But what little originality actually is brought to the film, largely doesn’t work, in particular a sappy romantic montage between Maggie and J.P. As a director, Badham does a good job with the action sequences – you’d expect nothing less given his track record in the likes of War Games – even when all he’s really doing, is recreating scenes such as the kitchen shoot-out (watch those desserts fly!). There does seem to be rather more Fonda underwear footage too… :-)
Relocating everything to the States is not such a bad thing. While I don’t know about the French government, a school for psychotic murderers is by no means beyond the bounds of possibility – the infamous School of the Americas does much the same for Latin American death squads. And, taken on its own, this is not a bad film. But if you have ever seen the French original, then the American remake becomes entirely superfluous and, as mentioned above, it feels more like you’re watching an English dub, albeit a credibly well-voiced one.
A remake was supposed to be necessary because American audiences wouldn’t watch a subtitled film, but when the box-office spoke, Point took only $30m. The original was a French take on a mostly-American genre, but something is definitely missing when it comes home. Perhaps Badham should have slept with Fonda during production, as Besson did with Parillaud.
Dir: John Badham
Stars: Bridget Fonda, Gabriel Byrne, Dermot Mulroney, Anne Bancroft
- Black Cat
Before the official remake of Nikita came out, Hong Kong had already delivered its take on the matter. The film starts in New York, and a large part of this is in English, though the acting there is so woeful as to make you lean towards the Chinese dubbed version. The heroine, Erica, is made more sympathetic: while she still kills a cop, she’s not a junkie, and is “shot” while trying to escape. She wakes up under the watchful eye of Simon Yam, in the “Uncle Bob” role (though here, he’s a ‘cousin’).
From here, the plot is similar to Nikita – missions, qualms, romance, escape attempt, etc – and interestingly, her boyfriend (Thomas Lam) is a photographer, an idea also used in the later Point. There are, however, significant differences in the details. For example, Erica has a chip implanted in her brain, supposedly, to help her achieve her full potential, but all it seems to do is give her raging headaches [admittedly, a potentially useful control mechanism]. They also skip the etiquette lessons, which seemed irrelevant to me anyway – how do good table manners help, when your mission solely involves the use of a sniper rifle?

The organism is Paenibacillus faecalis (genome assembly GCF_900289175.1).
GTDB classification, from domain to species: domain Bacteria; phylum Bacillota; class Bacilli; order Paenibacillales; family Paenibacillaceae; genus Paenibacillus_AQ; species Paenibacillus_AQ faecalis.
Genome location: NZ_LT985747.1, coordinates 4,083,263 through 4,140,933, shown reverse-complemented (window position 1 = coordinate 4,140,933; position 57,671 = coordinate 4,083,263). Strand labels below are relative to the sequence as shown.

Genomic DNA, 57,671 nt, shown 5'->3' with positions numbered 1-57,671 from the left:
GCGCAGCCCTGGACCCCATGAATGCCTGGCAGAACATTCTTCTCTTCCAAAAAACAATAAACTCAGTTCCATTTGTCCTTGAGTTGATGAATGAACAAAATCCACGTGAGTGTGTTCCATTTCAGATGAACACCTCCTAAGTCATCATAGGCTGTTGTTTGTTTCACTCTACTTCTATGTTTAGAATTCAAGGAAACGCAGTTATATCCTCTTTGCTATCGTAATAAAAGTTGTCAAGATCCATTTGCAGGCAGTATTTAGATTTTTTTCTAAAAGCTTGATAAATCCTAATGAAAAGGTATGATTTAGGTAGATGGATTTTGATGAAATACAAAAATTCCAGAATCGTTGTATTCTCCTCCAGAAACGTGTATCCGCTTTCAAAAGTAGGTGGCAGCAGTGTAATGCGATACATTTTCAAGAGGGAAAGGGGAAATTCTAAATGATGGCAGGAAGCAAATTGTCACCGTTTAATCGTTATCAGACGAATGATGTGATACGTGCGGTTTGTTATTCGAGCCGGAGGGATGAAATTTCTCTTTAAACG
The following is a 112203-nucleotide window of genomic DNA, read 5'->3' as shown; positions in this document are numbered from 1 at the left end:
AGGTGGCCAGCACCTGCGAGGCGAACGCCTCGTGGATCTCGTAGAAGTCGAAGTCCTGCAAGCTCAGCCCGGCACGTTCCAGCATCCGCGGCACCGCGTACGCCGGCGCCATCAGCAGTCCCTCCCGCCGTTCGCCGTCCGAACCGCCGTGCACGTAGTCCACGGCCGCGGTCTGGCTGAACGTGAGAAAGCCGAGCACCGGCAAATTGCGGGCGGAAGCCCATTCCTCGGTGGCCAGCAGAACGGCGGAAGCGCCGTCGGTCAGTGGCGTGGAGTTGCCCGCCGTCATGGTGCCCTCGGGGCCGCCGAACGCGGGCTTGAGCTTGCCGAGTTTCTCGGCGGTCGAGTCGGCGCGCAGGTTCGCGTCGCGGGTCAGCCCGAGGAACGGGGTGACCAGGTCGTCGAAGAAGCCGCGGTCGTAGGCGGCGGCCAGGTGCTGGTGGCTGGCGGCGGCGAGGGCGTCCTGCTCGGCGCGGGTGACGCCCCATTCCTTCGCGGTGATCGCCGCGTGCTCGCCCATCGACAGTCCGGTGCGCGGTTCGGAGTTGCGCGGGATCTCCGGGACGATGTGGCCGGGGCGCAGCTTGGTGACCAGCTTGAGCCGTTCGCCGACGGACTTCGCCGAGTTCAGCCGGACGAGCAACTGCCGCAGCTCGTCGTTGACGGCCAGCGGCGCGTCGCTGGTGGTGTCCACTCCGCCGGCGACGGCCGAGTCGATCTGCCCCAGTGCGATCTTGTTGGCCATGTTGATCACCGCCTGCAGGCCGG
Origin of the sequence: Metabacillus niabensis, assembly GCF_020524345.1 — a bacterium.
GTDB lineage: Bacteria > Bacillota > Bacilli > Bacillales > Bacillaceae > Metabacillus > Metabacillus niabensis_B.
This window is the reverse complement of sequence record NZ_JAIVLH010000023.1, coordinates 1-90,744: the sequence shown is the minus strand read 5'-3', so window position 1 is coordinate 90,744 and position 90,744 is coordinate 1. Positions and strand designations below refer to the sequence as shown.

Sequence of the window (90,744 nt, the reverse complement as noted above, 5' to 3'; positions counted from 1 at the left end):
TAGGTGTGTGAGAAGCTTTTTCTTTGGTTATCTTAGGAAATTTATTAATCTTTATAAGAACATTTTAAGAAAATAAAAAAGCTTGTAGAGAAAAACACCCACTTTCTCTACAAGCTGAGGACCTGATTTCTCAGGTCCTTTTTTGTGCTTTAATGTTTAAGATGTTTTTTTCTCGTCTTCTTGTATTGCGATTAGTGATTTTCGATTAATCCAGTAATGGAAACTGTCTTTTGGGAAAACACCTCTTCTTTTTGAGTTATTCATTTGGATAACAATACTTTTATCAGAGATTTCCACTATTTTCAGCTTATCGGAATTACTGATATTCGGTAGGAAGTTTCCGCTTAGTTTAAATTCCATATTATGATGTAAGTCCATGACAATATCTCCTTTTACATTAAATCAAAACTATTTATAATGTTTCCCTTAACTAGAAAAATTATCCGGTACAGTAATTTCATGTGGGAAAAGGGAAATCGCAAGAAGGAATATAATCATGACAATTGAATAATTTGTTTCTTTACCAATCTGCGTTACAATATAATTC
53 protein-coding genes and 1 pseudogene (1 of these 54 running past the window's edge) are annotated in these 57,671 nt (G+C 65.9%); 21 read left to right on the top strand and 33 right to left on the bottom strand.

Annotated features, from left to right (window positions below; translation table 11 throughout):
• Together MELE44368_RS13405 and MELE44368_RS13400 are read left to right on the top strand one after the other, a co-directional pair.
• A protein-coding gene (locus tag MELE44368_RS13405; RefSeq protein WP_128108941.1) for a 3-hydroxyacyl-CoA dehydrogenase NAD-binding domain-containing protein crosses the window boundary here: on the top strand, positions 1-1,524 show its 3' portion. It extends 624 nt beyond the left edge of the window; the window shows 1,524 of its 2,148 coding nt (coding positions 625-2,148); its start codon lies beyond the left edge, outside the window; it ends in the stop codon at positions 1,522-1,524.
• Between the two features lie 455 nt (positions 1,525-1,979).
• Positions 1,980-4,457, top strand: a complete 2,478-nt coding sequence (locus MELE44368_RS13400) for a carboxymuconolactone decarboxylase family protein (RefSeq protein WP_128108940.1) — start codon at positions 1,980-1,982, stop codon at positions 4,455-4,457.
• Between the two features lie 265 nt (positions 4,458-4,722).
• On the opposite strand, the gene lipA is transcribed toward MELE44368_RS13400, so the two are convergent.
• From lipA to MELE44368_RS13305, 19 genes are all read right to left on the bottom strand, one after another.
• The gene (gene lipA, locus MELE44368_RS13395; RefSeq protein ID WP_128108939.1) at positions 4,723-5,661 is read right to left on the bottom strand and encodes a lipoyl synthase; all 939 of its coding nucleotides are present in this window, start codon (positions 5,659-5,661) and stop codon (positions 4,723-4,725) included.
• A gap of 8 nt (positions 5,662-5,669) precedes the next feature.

The specifics of her missions are also altered. The final test, rather than an assassination in a restaurant, is to kill the bride at a Jewish wedding, for reasons left unexplained – but given the heavy weaponry carried by a lot of guests, it’s perhaps no bad thing! Others involve shooting an executive of the WWF (the nature group, not the wrestling federation!), a throat-slitting at a Japanese hot spring resort, and, in the best-staged sequence, dropping a lot of metal from a great height onto the roof of her target.
However, the movie’s main strength is Jade Leung, who fully deserved the Best Newcomer award she won at the 11th Hong Kong Film Awards. Every facet of her character is consistent and believable, certainly more so than Bridget Fonda – it’s at least the equal of Anne Parillaud, and arguably may be even better. Yam is perhaps a kinder, gentler handler: he doesn’t shoot his protege in the leg, for example, yet the relationship between them is missing the romantic spark which lurked in the original. As for Thomas Lam, he’s not Dermot Mulroney, and that alone is an improvement.
The film is undeniably flawed, not least in a soundtrack that is often wildly inappropriate, and seems to have been pulled at random from easy-listening CDs. But its core is solid, and in a lot of ways, this is a more justifiable movie than Point of No Return. While the story remains the same, Black Cat does at least bring a bottle to the party, adding enough new twists to make it interesting (and avoid a lawsuit). Leung’s fine performance is an unexpected bonus.
Dir: Stephen Shin
Star: Jade Leung, Simon Yam, Thomas Lam
- Black Cat 2: The Assassination of President Yeltsin
While neither Nikita nor The Assassin ever resulted in a sequel, the success of Black Cat lead, immediately to a follow-up. This is both good, in that it forced D&B Films into coming up with some new concepts, and bad, because what they came up with is a barely coherent mess. They take Leung – who had won the ‘Best Newcomer’ award – and give her a role where she gets to speak twice. The real star is Robin Shou, well before his Mortal Kombat days, and with a much better haircut too.
He plays a CIA operative – the laserdisk subs say this stands for Central Intelligent Agency, clearly dating this before 9/11 – who is investigating a group out to assassinate President Yeltsin. Their chosen hitman has been beefed up with some kind of ill-explained technological wizardry, but luckily, one person can detect the radiation he gives off: Black Cat, who now has a chip in her head (to match the one on her shoulder, hohoho). This leads to an amusing sequence where Black Cat heads off on her own, charges into a mall, and shoots an old lady because – wouldn’t you know it? – the senior citizen just happens to be giving off the same kind of radiation, courtesy of her medical treatment. Well, I found it amusing, anyway; there’s something about a head-shot which spatters the face of a nearby clown with copious amounts of blood. Er, just me, then? :-)